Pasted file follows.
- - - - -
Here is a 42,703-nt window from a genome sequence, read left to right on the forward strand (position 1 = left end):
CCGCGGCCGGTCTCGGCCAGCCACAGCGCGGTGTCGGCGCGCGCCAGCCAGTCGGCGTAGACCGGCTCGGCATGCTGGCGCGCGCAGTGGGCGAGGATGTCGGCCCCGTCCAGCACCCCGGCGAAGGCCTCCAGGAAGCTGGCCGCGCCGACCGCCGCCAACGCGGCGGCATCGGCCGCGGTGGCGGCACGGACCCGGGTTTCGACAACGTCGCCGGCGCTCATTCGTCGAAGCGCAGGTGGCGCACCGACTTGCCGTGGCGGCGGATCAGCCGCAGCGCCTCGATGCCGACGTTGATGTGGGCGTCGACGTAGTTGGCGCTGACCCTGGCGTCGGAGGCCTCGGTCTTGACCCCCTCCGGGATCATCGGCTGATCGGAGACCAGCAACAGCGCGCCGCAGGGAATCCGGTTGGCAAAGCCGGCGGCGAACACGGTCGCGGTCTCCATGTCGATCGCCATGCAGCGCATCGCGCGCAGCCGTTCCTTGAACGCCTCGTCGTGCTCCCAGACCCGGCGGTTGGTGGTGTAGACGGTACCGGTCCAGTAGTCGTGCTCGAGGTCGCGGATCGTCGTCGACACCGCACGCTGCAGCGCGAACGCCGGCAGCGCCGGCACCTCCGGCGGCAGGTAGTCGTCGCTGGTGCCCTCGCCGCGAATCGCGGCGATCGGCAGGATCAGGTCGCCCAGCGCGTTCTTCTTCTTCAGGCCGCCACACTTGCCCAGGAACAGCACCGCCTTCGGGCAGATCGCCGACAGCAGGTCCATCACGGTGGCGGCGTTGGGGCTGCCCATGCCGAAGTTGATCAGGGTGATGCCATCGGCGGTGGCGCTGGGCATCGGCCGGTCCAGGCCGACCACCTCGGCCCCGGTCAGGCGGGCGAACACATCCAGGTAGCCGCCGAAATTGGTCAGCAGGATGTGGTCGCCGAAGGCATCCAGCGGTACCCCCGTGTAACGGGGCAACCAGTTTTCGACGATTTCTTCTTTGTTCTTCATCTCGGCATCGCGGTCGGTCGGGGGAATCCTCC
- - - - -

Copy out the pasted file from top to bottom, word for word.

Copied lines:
Here is a 42,703-nt window from a genome sequence, read left to right on the forward strand (position 1 = left end):
CCGCGGCCGGTCTCGGCCAGCCACAGCGCGGTGTCGGCGCGCGCCAGCCAGTCGGCGTAGACCGGCTCGGCATGCTGGCGCGCGCAGTGGGCGAGGATGTCGGCCCCGTCCAGCACCCCGGCGAAGGCCTCCAGGAAGCTGGCCGCGCCGACCGCCGCCAACGCGGCGGCATCGGCCGCGGTGGCGGCACGGACCCGGGTTTCGACAACGTCGCCGGCGCTCATTCGTCGAAGCGCAGGTGGCGCACCGACTTGCCGTGGCGGCGGATCAGCCGCAGCGCCTCGATGCCGACGTTGATGTGGGCGTCGACGTAGTTGGCGCTGACCCTGGCGTCGGAGGCCTCGGTCTTGACCCCCTCCGGGATCATCGGCTGATCGGAGACCAGCAACAGCGCGCCGCAGGGAATCCGGTTGGCAAAGCCGGCGGCGAACACGGTCGCGGTCTCCATGTCGATCGCCATGCAGCGCATCGCGCGCAGCCGTTCCTTGAACGCCTCGTCGTGCTCCCAGACCCGGCGGTTGGTGGTGTAGACGGTACCGGTCCAGTAGTCGTGCTCGAGGTCGCGGATCGTCGTCGACACCGCACGCTGCAGCGCGAACGCCGGCAGCGCCGGCACCTCCGGCGGCAGGTAGTCGTCGCTGGTGCCCTCGCCGCGAATCGCGGCGATCGGCAGGATCAGGTCGCCCAGCGCGTTCTTCTTCTTCAGGCCGCCACACTTGCCCAGGAACAGCACCGCCTTCGGGCAGATCGCCGACAGCAGGTCCATCACGGTGGCGGCGTTGGGGCTGCCCATGCCGAAGTTGATCAGGGTGATGCCATCGGCGGTGGCGCTGGGCATCGGCCGGTCCAGGCCGACCACCTCGGCCCCGGTCAGGCGGGCGAACACATCCAGGTAGCCGCCGAAATTGGTCAGCAGGATGTGGTCGCCGAAGGCATCCAGCGGTACCCCCGTGTAACGGGGCAACCAGTTTTCGACGATTTCTTCTTTGTTCTTCATCTCGGCATCGCGGTCGGTCGGGGGAATCCTCC